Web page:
Optional Activities

We suggest you bring along USD50 for additional sightseeing including

Delhi - Red Fort - INR100
Delhi - Qutab Minar - INR250
Delhi - Humayuns Tomb - INR250
Rishikesh - River Rafting - INR500
Agra - Agra Fort - INR250
Jaipur - Jantar Mantar/Royal Observatory - INR100
Jaipur - Raj Mandir Cinema - INR150
Jaipur - Amber Fort - INR200
Jaipur - City Palace - INR300
Dharamsala - Yoga Class - INR150
Dharamsala - Ayurvedic Massage - INR150
Dharamsala - Cooking Class - INR150
Ajmer - Bal Prakash -

All prices are per person (unless stated otherwise), and are subject to change as services are provided by third party operators.

Health

Please note inoculations may be required for the country visited. It is your responsibility to consult with your travel doctor for up to date medical travel information well before departure.

You should consult your doctor for up-to-date medical travel information well before departure. We recommend that you carry a First Aid kit and hand sanitizers / antibacterial wipes as well as any personal medical requirements. Please be aware that sometimes we are in remote areas and away from medical facilities, and for legal reasons our leaders are prohibited from administering any type of drug including headache tablets, antibiotics, etc. In Asia pharmacies tend to stock the same western drugs as you get at home but they are usually produced locally so please bring the full drug name with you when trying to purchase a prescription drug. When selecting your trip please carefully read the brochure and itinerary and assess your ability to cope with our style of travel. Please refer to the Physical and Culture Shock ratings for trip specific information. G Adventures reserves the right to exclude any traveller from all or part of a trip without refund if in the reasonable opinion of our CEO they are unable to complete the itinerary without undue risk to themselves and/or the rest of the group.

Safety and Security

Many national governments provide a regularly updated advice service on safety issues involved with international travel. We recommend that you check your government's advice for their latest travel information before departure. We strongly recommend the use of a neck wallet or money belt while travelling, for the safe keeping of your passport, air tickets, travellers' cheques, cash and other valuable items. Leave your valuable jewellery at home - you won't need it while travelling. Many of the hotels we use have safety deposit boxes, which is the most secure way of storing your valuables. A lock is recommended for securing your luggage. When travelling on a group trip, please note that your CEO has the authority to amend or cancel any part of the trip itinerary if it is deemed necessary due to safety concerns. Your CEO will accompany you on all included activities. During your trip you will have some free time to pursue your own interests, relax and take it easy or explore at your leisure. While your CEO will assist you with options available in a given location please note that any optional activities you undertake are not part of your itinerary, and we offer no representations about the safety of the activity or the standard of the operators running them. Please use your own good judgment when selecting an activity in your free time. Although the cities visited on tour are generally safe during the day, there can be risks to wandering throughout any major city at night. It is our recommendation to stay in small groups and to take taxis to and from restaurants, or during night time excursions.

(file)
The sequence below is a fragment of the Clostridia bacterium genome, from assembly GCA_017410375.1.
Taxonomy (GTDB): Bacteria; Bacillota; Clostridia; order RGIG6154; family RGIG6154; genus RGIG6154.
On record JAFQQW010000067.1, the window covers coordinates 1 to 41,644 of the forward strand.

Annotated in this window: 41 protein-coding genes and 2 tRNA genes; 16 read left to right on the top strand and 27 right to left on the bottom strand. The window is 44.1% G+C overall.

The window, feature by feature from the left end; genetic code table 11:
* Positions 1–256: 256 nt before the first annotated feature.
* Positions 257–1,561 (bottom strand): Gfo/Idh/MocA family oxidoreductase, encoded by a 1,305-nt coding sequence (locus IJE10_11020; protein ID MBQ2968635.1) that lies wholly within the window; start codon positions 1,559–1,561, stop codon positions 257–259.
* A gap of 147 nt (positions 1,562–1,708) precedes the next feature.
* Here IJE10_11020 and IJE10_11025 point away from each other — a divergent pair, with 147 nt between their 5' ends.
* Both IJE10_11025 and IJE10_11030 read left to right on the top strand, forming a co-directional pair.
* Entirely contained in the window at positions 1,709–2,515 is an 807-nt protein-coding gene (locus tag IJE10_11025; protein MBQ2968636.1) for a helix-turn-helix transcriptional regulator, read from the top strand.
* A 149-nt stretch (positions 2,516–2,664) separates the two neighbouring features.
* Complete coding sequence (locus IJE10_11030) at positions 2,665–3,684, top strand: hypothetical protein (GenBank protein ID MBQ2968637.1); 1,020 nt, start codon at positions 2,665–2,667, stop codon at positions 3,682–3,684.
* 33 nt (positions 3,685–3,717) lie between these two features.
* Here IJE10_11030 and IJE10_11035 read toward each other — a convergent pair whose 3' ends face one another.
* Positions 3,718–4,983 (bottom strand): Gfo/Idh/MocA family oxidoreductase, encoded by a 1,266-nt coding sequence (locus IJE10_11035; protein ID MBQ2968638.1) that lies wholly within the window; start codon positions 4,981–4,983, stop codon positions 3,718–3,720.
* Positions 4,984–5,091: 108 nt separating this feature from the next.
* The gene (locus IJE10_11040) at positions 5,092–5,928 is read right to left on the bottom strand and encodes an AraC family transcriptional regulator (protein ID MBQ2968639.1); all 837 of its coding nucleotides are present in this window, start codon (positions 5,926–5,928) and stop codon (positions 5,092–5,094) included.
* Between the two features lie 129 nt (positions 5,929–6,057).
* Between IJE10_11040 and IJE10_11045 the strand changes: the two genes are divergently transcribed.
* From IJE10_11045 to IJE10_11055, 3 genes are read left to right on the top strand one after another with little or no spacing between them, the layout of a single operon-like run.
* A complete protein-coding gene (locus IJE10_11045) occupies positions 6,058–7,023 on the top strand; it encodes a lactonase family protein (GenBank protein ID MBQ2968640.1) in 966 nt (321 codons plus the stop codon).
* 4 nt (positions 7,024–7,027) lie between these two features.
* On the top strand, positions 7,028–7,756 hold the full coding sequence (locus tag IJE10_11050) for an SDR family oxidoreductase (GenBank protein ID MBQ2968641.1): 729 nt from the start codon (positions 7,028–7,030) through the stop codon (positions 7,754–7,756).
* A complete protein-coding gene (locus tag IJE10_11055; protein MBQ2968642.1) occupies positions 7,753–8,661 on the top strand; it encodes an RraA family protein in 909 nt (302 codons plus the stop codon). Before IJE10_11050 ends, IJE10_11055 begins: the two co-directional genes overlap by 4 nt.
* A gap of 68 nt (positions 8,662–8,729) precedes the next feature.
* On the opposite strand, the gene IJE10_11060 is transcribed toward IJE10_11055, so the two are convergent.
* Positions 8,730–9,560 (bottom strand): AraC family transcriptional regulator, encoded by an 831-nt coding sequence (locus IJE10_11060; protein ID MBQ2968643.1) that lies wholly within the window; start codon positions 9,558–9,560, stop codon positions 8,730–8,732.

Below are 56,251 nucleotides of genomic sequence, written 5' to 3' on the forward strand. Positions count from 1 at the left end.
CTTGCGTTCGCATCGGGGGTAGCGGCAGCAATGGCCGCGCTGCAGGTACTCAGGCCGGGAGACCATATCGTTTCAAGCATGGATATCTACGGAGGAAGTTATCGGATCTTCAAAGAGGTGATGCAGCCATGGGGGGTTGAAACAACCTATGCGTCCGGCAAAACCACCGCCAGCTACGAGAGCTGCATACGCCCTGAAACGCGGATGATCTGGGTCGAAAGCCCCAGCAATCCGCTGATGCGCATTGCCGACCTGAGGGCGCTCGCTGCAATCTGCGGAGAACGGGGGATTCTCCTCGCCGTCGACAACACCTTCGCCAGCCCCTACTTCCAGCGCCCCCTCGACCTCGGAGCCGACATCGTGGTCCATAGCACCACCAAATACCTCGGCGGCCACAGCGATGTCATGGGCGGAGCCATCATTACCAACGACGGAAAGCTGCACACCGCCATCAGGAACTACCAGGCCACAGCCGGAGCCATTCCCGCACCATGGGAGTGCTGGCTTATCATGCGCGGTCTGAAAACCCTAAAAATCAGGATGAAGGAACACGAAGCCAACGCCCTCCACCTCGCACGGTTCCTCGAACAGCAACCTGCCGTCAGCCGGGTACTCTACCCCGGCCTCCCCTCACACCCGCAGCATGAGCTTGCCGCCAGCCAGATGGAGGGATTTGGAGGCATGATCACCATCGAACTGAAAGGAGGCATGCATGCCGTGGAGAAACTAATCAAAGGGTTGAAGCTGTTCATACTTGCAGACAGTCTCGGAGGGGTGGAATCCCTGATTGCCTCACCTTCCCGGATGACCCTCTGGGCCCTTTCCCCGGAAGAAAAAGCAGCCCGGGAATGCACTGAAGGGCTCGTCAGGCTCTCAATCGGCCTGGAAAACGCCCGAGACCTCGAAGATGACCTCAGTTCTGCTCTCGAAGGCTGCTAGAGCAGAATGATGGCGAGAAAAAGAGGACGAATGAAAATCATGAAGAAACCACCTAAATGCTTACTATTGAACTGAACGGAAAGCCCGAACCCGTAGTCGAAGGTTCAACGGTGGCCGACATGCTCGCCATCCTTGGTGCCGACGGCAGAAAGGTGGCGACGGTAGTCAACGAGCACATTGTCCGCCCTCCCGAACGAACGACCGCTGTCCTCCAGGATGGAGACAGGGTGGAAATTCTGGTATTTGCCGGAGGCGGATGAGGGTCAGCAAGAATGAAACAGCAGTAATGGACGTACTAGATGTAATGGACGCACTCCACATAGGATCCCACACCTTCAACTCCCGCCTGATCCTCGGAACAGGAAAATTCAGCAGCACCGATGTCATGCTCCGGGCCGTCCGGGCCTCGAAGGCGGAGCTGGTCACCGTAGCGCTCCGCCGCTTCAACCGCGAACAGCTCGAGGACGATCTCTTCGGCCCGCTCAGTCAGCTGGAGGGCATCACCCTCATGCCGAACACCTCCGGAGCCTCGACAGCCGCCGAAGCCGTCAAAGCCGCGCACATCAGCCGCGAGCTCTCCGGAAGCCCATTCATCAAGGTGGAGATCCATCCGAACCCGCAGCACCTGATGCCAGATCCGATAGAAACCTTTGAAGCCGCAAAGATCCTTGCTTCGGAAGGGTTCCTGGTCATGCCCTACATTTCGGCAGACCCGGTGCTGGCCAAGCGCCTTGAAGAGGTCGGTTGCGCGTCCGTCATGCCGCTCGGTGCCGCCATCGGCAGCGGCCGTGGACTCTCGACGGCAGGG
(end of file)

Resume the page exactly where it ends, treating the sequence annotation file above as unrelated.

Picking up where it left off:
Protests and Demonstrations- Protests and demonstrations, even those that are well intended, have the potential to turn violent with no warning. Counter protests can also turn violent. Action by security forces to disperse demonstrators and protesters may occur at any time. If you are in an area where demonstrators or protesters are gathering, avoid the temptation of staying for a good photo opportunity and leave the area immediately.

Water based activities have an element of danger and excitement built into them. We recommend only participating in water based activities when accompanied by a guide(s). We make every reasonable effort to ensure the fun and adventurous element of any water based activities (in countries with varying degrees of operating standards) have a balanced approach to safety. It is our policy not to allow our CEOs to make arrangements on your behalf for water based activities that are not accompanied by guide(s).

Swimming, including snorkeling, is always at your own risk.

We take all prudent measures in relation to your safety. For ways to further enhance your personal safety while traveling, please visit:


www.gadventures.com/travel-resources/safety/

Trip Specific Safety

We strongly recommend the use of a neck wallet or money belt while travelling, for the safe keeping of your passport, air tickets, travellers' cheques, cash and other valuable items. Leave your valuable jewellery at home - you won't need it while travelling. Many of the hotels we use have safety deposit boxes which is the most secure way of storing your valuables. A lock is recommended for securing your luggage.

Medical Form

Our small group adventures bring together people of all ages. It is very important you are aware that, as a minimum, an average level of fitness and mobility' is required to undertake our easiest programs. Travellers must be able to walk without the aid of another person, climb 3-4 flights of stairs, step on and off small boats, and carry their own luggage at a minimum. Travellers with a pre-existing medical condition are required to complete a short medical questionnaire, which must be signed by their physician. This is to ensure that travellers have the necessary fitness and mobility to comfortably complete their chosen trip. While our CEOs work hard to ensure that all our travellers are catered for equally, it is not their responsibility to help individuals who cannot complete the day's activities unaided. Please refer to the physical ratings in this Trip Details document for more information.